Discoveries could lead to terahertz technology for quantum sensing


July 20, 2023

(Nanowerk News) Visible light is only a small part of the electromagnetic spectrum, and the manipulation of light waves at frequencies beyond human vision has made technologies such as cell phones and CT scans possible.

Rice University researchers have plans to tap into previously unused portions of the spectrum.

“There is an important gap in mid and far infrared light, roughly the frequency of 5-15 terahertz and the wavelengths ranging from 20-60 micrometers, where there is no good commercial product compared to the higher optical frequencies and lower radio frequencies,” said Rui Xu, third year doctoral student at Rice and lead author of the article published in Advanced Materials (“Phonon Polaritonics in the Broad Terahertz Frequency Range with Quantum Paraelectric SrTiO3).

The research was conducted at the Emerging Quantum and Ultrafast Materials Laboratory with co-author Hanyu Zhu, William Marsh Rice Chair and assistant professor of materials science and nanoengineering. Illustration of a quantum paraelectric lens (cross-section) focusing pulses of light with frequencies from 5-15 terahertz Illustration of a quantum paraelectric lens (cross-section) focusing pulses of light with frequencies from 5-15 terahertz. The incoming terahertz pulse of light (red, top left) is converted to surface phonon-polaritons (yellow triangles) by a ring-shaped polymer lattice and disc resonator (gray) on a strontium titanate substrate (blue). The width of the yellow triangle represents the increase in the phonon-polariton electric field as it propagates through each lattice interval before reaching the disk resonator which focuses and enhances the outgoing light (red, top right). The model of the atomic structure of the strontium titanate molecule at lower left depicts the motion of titanium (blue), oxygen (red) and strontium (green) atoms in the phonon-polariton oscillation mode. (Image: Rice University)

“Optical technology in this frequency region ⎯ is sometimes called the ‘new terahertz gap’ because it is much more difficult to access than other 0.3-30 terahertz ‘gaps’ ⎯ can be very useful for studying and developing quantum materials for quantum electronics closer to room temperature, as well as sensing functional groups in biomolecules for medical diagnosis,” said Zhu.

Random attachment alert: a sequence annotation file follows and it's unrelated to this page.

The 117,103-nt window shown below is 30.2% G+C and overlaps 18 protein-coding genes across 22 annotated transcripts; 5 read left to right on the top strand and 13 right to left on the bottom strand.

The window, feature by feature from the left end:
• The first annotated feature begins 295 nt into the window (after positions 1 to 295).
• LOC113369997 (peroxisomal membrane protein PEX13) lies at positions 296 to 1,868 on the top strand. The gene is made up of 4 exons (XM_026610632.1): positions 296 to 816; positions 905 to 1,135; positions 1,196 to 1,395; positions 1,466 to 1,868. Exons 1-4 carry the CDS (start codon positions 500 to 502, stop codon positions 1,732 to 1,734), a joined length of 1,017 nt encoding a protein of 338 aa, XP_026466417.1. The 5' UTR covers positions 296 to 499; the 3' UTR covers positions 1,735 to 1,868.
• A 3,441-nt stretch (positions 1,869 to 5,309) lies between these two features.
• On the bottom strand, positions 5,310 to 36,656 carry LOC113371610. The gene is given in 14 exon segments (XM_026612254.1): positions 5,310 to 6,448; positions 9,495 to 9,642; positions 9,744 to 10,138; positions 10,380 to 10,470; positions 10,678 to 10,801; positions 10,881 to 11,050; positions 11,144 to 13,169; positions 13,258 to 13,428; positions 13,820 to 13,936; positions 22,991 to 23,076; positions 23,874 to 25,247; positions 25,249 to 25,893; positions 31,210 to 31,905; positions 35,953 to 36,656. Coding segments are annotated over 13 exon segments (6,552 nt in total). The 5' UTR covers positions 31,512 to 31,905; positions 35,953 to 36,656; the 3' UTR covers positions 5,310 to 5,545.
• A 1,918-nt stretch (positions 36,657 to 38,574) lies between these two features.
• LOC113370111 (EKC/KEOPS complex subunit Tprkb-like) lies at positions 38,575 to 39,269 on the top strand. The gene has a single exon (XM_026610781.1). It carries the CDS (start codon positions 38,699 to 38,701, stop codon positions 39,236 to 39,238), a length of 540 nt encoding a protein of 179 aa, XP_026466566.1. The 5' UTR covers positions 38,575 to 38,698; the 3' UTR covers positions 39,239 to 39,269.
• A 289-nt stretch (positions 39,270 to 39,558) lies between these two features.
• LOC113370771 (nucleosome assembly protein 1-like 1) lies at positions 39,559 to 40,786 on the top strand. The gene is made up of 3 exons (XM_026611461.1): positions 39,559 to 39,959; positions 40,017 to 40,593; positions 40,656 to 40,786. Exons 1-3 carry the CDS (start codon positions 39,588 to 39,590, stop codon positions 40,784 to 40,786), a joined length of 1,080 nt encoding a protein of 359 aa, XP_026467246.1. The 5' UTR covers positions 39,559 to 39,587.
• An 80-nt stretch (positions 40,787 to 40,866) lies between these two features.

The challenge the researchers face is identifying the right materials to carry and process the light in the new terahertz gap. Such light strongly interacts with the atomic structure of most materials and is quickly absorbed by it. The Zhu group has turned the strong interaction to its advantage with strontium titanate, an oxide of strontium and titanium.

“The atoms coupled with terahertz light so strongly that they formed new particles called phonon-polaritons, which are confined to the surface of the material and are not lost within it,” Xu said.

Unlike other materials which support phonon-polaritons at higher frequencies and usually over a narrow range, strontium titanate acts over the entire 5-15 terahertz gap due to a property called quantum paraelectricity. Its atoms exhibit large quantum fluctuations and vibrate randomly, thus capturing light effectively without being trapped by the captured light themselves, even at zero degrees Kelvin. Pictured are three samples of the terahertz ultrafast field concentrator Pictured are three samples of a terahertz ultrafast field concentrator fabricated by graduate student Rui Xu at Rice University’s Emerging Quantum and Ultrafast Materials Laboratory. The bottom layer (shown as a white box) is made of strontium titanate with a concentrator structure ⎯ a microscopic arrangement of concentric rings that concentrate terahertz frequencies of infrared light ⎯ patterned on its surface. The array is visible with a microscope (inset) but has the appearance of a fine grained dot pattern when viewed with the naked eye. (Image: Gustavo Raskosky; insert added by Rui Xu, Rice University)

“We proved the concept of a phonon-polariton strontium titanate device in the 7-13 terahertz frequency range by designing and manufacturing an ultrafast field concentrator,” said Xu. “The device squeezes light pulses into a volume that is smaller than the wavelength of light and maintains a short duration. In doing so, we achieve a strong transient electric field of nearly one gigavolt per meter.”

The electric field is so strong that it can be used to change the structure of materials to create new electronic properties, or to create new nonlinear optical responses from certain trace amounts of molecules that can be detected by an ordinary optical microscope. Zhu said the design and fabrication methodology developed by his group is applicable to many commercially available materials and can enable photonic devices in the 3-19 terahertz range.


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